Here is part two of our extended interview with the amazing Maya Killtron. We posted part one two weeks ago. To re-cap; we were stuck in downtown rush hour traffic. Our goal was to interview Maya about self-love, body positivity and fashion. That quickly turned into a full on rant session about a everything from snack-time to inappropriate humour. In transcribing our conversation, we realized it became less and less of interview and more of an amazing back and fourth conversation. In reading this be prepared for some tangents!
For this instalment we talk about the difference between being politically correct and being a nice person, fashion faux-pas at Coachella, the inevitable demise of our planet and the dangers of treating yourself to "Treat-Yourself" days.
Lizzy: There are those who are just from a different generation. They always make fun of people for being to politically correct. You see them getting grumpy about it, and those are the people who would grumble "Maybe Trump is right!'. Like, that kind of mentality. I think the thing they are missing is that it's just being nice. It's just communicating and being aware. Sure it goes to far sometimes.
Maya: I think the most important thing is just listening to people sometimes. Like with A Tribe Called Red, they recently called out a lot of festivals and said "We're not gonna commit to playing if you're still going to permit the wearing of head dresses. A lot of people on the other side of things were saying "Who cares? We're supporting your music!". And if someone from a particular culture, namely First Nations is saying "We don't want you to wear head dresses, we find it offensive, can you ban it from your festival?" Why wouldn't you listen to that? That's not coming from like "We don't want you to support our music", no! They're saying "We love your support but maybe don't do that!" In fact, it's not even a maybe. Don't Do That!".
Lizzy: Yes! It's not like they're saying to their fans "We don't like purple popsicles, don't bring any purple popsicles." Like that would be a ridiculous request. This is a deep-seeded, long standing tradition that is fundamentally theirs.
Maya: And unless you understand it completely, even if you don't understand it, just respect someone's wishes.
Maggie: Is it really making you so happy, wearing that head dress that disrespecting a whole culture, that it's worth it?
Maya: Yeah, there was recently a really funny article. Some dude went around to people at Coachella, mainly white people. They asked them what they were wearing and they would say things like "Well, I'm wearing this loose, really comfortable top." Oh! Some would call that a dashiki. People are completely unaware of what they're wearing. it could be said, that as a Chinese person, I don't like it went people wear mandarine collars. That doesn't encroach on me, culturally. That's something that has made it into fashion and is positive. Whereas, if you're wearing a dashiki, that is something that is arguably, in fact cultural appropriation and you are not aware of it. I think that that is a problem. Then again, I don't wear that stuff, I don't know. I don't feel passionate about encroaching on other people's cultures. It just seems more natural to like, not make someone mad, but then again, I can't speak for everyone.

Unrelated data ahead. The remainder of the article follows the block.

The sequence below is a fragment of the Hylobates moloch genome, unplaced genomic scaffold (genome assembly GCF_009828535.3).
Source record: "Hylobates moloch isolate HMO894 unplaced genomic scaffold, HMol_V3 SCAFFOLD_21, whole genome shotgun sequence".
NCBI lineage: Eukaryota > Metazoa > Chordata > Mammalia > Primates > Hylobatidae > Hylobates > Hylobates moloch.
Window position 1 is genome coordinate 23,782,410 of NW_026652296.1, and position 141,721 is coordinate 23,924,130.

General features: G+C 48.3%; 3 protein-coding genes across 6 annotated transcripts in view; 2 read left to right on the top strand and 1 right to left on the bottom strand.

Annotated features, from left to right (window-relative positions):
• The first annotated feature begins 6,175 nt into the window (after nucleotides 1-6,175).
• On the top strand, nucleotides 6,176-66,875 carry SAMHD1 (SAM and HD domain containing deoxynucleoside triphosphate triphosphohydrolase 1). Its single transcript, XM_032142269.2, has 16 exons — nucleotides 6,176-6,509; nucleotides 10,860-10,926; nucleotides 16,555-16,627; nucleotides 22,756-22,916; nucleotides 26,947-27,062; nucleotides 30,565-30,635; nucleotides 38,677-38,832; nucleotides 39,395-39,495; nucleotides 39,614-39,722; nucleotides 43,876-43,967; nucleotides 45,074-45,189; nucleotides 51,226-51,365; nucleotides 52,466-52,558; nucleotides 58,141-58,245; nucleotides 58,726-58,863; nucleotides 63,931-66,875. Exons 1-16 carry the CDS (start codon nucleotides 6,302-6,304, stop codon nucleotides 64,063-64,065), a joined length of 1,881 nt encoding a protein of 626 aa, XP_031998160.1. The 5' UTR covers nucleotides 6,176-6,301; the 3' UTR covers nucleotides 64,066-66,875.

Lizzy: It's an interesting conversation, because, at the end of the day, anyone can wear whatever the f**k they want to wear, it doesn't seem like that big a deal on the surface, but it is a big deal when people aren't aware of the commentary they are inadvertently making when they put on something that is from another culture.
Maggie: I'm hoping that the majority of the people who do that simply aren't aware. If someone told them, "Hey man! I don't think it's so great for you to be wearing that.." You'd hope most people who would like, "Oh no!".
Lizzy: Right, like as soon as you're made aware you don't really have an excuse anymore. Once an idea is communicated there's no wiggle-room for people being assholes in my mind.
Maya: It is an interesting time, especially with the Black Lives Matter movement. The fact that there is a vocal and very prominent black voice speaking out against violence, discrimination of all types, and there is this sort of back-lash of All Lives Matter. It's like, yes, we know that, but we are not talking about that! This is the systematic separation of two different peoples. One being treated a whole lot worse than another. So why are you commenting on someone else's life? Because of a institutionalized separation of two races. Like, this is so crazy to me. But I understand why it's happening. A lot of people are unable to realize - I don't feel like ignorance is any excuse - but I feel like that often happens with any group of people that have have been marginalized and are now speaking up.
Lizzy: I'm interested to see what the future holds for world-wide communication and how movements manifest through online discussions. The internet is so new and is not going anywhere obviously. Social media is just like a forum of word vomit. Word vomit with a mask. A perfect shield from the real word where you can say whatever you want and be as racist as you want. It can be very negative and it can also be very positive. I wonder if there will be a protocol. Like a more substantial social media protocol. I think all of these conversations are really coming to light, not only because of the internet, but there is a big part of it that makes having a vocal opinion a lot easier.